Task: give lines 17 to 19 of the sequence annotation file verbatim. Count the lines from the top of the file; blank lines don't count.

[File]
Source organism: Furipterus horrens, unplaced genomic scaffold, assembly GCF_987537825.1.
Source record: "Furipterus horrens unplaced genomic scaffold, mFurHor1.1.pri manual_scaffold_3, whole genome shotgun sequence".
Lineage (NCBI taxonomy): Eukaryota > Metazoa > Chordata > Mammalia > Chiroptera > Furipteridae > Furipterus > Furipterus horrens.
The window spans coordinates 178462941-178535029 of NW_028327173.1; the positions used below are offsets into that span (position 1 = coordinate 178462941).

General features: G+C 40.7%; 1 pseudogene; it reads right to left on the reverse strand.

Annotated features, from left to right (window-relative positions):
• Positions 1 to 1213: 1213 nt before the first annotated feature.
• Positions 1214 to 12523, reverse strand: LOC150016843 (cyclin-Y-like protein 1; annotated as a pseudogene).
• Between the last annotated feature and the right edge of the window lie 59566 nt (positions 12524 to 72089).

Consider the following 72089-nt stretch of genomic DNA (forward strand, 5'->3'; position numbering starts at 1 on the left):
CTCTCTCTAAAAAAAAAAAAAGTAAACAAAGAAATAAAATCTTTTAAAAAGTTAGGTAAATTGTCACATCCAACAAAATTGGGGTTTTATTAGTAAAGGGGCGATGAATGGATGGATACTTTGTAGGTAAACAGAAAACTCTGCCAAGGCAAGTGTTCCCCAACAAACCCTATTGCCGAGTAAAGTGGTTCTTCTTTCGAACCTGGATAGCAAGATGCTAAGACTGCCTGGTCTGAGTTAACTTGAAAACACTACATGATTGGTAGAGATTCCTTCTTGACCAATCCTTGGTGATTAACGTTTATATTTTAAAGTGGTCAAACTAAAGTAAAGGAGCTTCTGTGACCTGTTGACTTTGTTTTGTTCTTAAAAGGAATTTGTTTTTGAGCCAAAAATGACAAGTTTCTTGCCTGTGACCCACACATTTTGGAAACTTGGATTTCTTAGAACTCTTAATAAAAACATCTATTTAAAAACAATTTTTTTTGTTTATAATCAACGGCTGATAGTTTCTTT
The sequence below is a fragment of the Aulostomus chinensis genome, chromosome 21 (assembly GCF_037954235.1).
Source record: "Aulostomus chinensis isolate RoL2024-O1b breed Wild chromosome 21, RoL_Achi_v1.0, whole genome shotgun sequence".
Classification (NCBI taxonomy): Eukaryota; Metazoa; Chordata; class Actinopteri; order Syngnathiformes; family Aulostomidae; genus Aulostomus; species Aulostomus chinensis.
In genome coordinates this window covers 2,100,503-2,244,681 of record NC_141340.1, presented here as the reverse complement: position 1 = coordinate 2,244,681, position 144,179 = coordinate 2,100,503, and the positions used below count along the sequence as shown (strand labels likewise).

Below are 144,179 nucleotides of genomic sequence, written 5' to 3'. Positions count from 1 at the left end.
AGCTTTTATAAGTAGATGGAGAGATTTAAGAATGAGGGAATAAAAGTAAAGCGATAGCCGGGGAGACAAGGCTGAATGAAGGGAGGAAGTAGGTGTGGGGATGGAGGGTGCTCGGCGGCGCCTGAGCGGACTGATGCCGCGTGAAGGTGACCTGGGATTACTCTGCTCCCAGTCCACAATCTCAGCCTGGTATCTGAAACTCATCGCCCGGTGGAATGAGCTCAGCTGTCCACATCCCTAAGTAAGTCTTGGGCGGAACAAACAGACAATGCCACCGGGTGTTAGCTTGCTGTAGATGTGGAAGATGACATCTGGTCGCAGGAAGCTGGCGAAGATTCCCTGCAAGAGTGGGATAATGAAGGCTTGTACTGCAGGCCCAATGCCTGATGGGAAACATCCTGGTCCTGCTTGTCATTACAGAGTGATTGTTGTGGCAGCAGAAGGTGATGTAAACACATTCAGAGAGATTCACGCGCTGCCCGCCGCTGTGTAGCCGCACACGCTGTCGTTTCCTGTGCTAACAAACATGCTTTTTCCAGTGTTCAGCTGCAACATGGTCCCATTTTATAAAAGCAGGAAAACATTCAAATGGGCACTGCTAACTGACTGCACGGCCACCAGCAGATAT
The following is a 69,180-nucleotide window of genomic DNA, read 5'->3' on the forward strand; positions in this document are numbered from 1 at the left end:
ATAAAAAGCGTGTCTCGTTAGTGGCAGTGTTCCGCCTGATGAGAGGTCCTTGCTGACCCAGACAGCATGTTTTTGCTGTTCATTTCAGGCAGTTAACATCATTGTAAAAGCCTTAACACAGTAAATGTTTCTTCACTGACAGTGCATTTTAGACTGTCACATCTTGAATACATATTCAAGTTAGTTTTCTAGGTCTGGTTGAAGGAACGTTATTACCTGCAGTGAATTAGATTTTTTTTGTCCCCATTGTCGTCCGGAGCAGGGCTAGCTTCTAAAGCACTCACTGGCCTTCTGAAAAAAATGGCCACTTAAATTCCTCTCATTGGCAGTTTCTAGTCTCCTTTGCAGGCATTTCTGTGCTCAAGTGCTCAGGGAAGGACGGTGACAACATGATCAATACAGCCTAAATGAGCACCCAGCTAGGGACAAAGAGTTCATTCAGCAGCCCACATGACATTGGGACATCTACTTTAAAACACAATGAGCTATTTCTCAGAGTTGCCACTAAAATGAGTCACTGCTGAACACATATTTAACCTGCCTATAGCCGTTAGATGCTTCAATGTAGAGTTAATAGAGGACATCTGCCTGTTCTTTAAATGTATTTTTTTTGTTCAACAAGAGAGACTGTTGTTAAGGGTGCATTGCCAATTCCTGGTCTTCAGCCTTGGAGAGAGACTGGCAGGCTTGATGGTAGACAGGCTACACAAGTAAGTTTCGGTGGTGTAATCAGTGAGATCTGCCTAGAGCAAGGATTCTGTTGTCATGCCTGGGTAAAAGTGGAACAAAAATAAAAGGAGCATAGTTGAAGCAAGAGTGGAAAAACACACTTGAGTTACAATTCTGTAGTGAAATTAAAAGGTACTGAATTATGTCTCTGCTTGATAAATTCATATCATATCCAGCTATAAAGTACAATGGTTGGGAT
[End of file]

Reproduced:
AGCTTTTATAAGTAGATGGAGAGATTTAAGAATGAGGGAATAAAAGTAAAGCGATAGCCGGGGAGACAAGGCTGAATGAAGGGAGGAAGTAGGTGTGGGGATGGAGGGTGCTCGGCGGCGCCTGAGCGGACTGATGCCGCGTGAAGGTGACCTGGGATTACTCTGCTCCCAGTCCACAATCTCAGCCTGGTATCTGAAACTCATCGCCCGGTGGAATGAGCTCAGCTGTCCACATCCCTAAGTAAGTCTTGGGCGGAACAAACAGACAATGCCACCGGGTGTTAGCTTGCTGTAGATGTGGAAGATGACATCTGGTCGCAGGAAGCTGGCGAAGATTCCCTGCAAGAGTGGGATAATGAAGGCTTGTACTGCAGGCCCAATGCCTGATGGGAAACATCCTGGTCCTGCTTGTCATTACAGAGTGATTGTTGTGGCAGCAGAAGGTGATGTAAACACATTCAGAGAGATTCACGCGCTGCCCGCCGCTGTGTAGCCGCACACGCTGTCGTTTCCTGTGCTAACAAACATGCTTTTTCCAGTGTTCAGCTGCAACATGGTCCCATTTTATAAAAGCAGGAAAACATTCAAATGGGCACTGCTAACTGACTGCACGGCCACCAGCAGATAT
The following is a 69,180-nucleotide window of genomic DNA, read 5'->3' on the forward strand; positions in this document are numbered from 1 at the left end:
ATAAAAAGCGTGTCTCGTTAGTGGCAGTGTTCCGCCTGATGAGAGGTCCTTGCTGACCCAGACAGCATGTTTTTGCTGTTCATTTCAGGCAGTTAACATCATTGTAAAAGCCTTAACACAGTAAATGTTTCTTCACTGACAGTGCATTTTAGACTGTCACATCTTGAATACATATTCAAGTTAGTTTTCTAGGTCTGGTTGAAGGAACGTTATTACCTGCAGTGAATTAGATTTTTTTTGTCCCCATTGTCGTCCGGAGCAGGGCTAGCTTCTAAAGCACTCACTGGCCTTCTGAAAAAAATGGCCACTTAAATTCCTCTCATTGGCAGTTTCTAGTCTCCTTTGCAGGCATTTCTGTGCTCAAGTGCTCAGGGAAGGACGGTGACAACATGATCAATACAGCCTAAATGAGCACCCAGCTAGGGACAAAGAGTTCATTCAGCAGCCCACATGACATTGGGACATCTACTTTAAAACACAATGAGCTATTTCTCAGAGTTGCCACTAAAATGAGTCACTGCTGAACACATATTTAACCTGCCTATAGCCGTTAGATGCTTCAATGTAGAGTTAATAGAGGACATCTGCCTGTTCTTTAAATGTATTTTTTTTGTTCAACAAGAGAGACTGTTGTTAAGGGTGCATTGCCAATTCCTGGTCTTCAGCCTTGGAGAGAGACTGGCAGGCTTGATGGTAGACAGGCTACACAAGTAAGTTTCGGTGGTGTAATCAGTGAGATCTGCCTAGAGCAAGGATTCTGTTGTCATGCCTGGGTAAAAGTGGAACAAAAATAAAAGGAGCATAGTTGAAGCAAGAGTGGAAAAACACACTTGAGTTACAATTCTGTAGTGAAATTAAAAGGTACTGAATTATGTCTCTGCTTGATAAATTCATATCATATCCAGCTATAAAGTACAATGGTTGGGAT